As we move towards a more eco-conscious decade where we no longer litter, and decrease our greenhouse gas emissions for a cleaner and healthier environment, just how do everyday items contribute to the degradation of the environment even after we dispose of them in the ‘right’ way?
Two years ago, the government effected a ban on polythene bags, which were then a common fixture in everyday lives of citizens and harmful to the environment.
The National Environment Management Authority has since reported an 80 per cent compliance rate with the ban, overall cleanliness in most towns and an improvement in the collective attitude of Kenyans in matters of environmental consciousness.
With the largest problem tackled, how can citizens incorporate eco-friendly solutions in their homes to further decrease their carbon footprint?
Beyond the health implications of tobacco smoking, it is also detrimental to the environment. Cigarette filters, a commonly discarded item, form the bulk of non-biodegradable items. Once disposed of, they take between 18 months to 10 years to decompose, according to a February 2018 report in the science journal, Elsevier.
They are also composed of other harmful chemicals, including nicotine, arsenic, lead and copper. The filters are often disposed of improperly and seem harmless in the presence of a single smoker, but in the global sense, over a trillion cigarette butts are disposed of each year, according to a 2019 report by American organisation, The Ocean Conservancy.
They eventually end up in oceans, endangering wildlife and accumulating at the bottom of the sea.
In the local context, cigarette smoking is on the decline. According to a review of tobacco use data by Nation Newsplex in 2018, the number of Kenyans aged over 15, who use tobacco products, has declined marginally from nine per cent in 2012 to eight per cent in 2017.
At the time of the 2017 study by the National Authority for the Campaign Against Alcohol and Drug Abuse, about 2.2 million Kenyans were cigarette smokers.
The steady rise of the fast food industry has seen an increase in the use of plastics. Plastic straws are used every day in restaurants, homes and even on the roadside by fruit juice dealers.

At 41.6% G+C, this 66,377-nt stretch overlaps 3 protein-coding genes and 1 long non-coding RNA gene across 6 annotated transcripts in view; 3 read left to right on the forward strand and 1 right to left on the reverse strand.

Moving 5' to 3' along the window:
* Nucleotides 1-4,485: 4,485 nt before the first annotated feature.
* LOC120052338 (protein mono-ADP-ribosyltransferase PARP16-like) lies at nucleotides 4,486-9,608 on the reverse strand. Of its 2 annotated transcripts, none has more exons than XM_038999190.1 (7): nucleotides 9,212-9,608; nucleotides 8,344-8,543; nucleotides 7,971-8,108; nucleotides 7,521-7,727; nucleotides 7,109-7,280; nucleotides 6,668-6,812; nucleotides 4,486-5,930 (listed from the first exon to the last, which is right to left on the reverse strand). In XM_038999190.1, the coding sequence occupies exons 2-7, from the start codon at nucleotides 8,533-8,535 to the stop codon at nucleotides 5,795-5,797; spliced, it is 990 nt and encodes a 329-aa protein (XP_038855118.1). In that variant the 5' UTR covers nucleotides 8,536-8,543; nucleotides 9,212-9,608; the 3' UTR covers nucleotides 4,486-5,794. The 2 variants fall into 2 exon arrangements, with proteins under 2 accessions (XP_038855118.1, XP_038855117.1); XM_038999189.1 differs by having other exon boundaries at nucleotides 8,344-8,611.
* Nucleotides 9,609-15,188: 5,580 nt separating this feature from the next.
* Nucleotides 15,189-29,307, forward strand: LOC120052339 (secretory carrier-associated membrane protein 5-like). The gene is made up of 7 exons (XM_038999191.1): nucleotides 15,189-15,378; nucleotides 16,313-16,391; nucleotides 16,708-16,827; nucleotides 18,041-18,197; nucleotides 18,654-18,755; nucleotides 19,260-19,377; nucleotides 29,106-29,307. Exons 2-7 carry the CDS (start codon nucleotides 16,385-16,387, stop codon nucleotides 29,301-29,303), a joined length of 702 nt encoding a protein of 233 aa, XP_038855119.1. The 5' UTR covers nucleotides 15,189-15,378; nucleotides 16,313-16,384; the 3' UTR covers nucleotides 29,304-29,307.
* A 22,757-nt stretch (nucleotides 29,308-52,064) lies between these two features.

An independent report by Rajapack, a European packaging solutions company, remarked that if Queen Victoria used a plastic straw at her coronation 200 years ago, the straw would still be available for display today.
Globally, communities want to phase out plastic straws and replace them with ones from compostable and reusable materials such as glass, paper, bamboo and metal.
The first thing you touch every morning (after your phone) is your toothbrush. Dentists recommend that you change your toothbrush every three months.
According to a report by National Geographic, an estimated 23 billion toothbrushes would be disposed of annually if everyone around the world were to follow this advice. These would take about 400 years to decompose and would likely end up at the bottom of the sea, far from the sunlight that would aid its decomposition. Some of these end up in the bellies of wildlife in the sea, causing them grievous harm.
The global movement to replace the plastic toothbrush has adapted a design that is both sustainable on the production end and kind to the environment.
Bamboo handles have replaced plastic ones as it is an exceptionally fast-growing plant and antibacterial by nature. According to a report by Colgate, they can also be recycled easily, as they take about six months to degrade.
One Kenyan is on a mission to provide citizens with sustainable solutions that lower their carbon footprint. Nelly Gesare, owner and founder of Greenthing Kenya, says her journey has inspired others to adopt eco-friendly approaches to daily life.
Ms Gesare provides eco-friendly products to phase out plastics. She sells bamboo toothbrushes, metal and glass straws, multipurpose scrubbing brushes and bamboo and cotton ear swabs.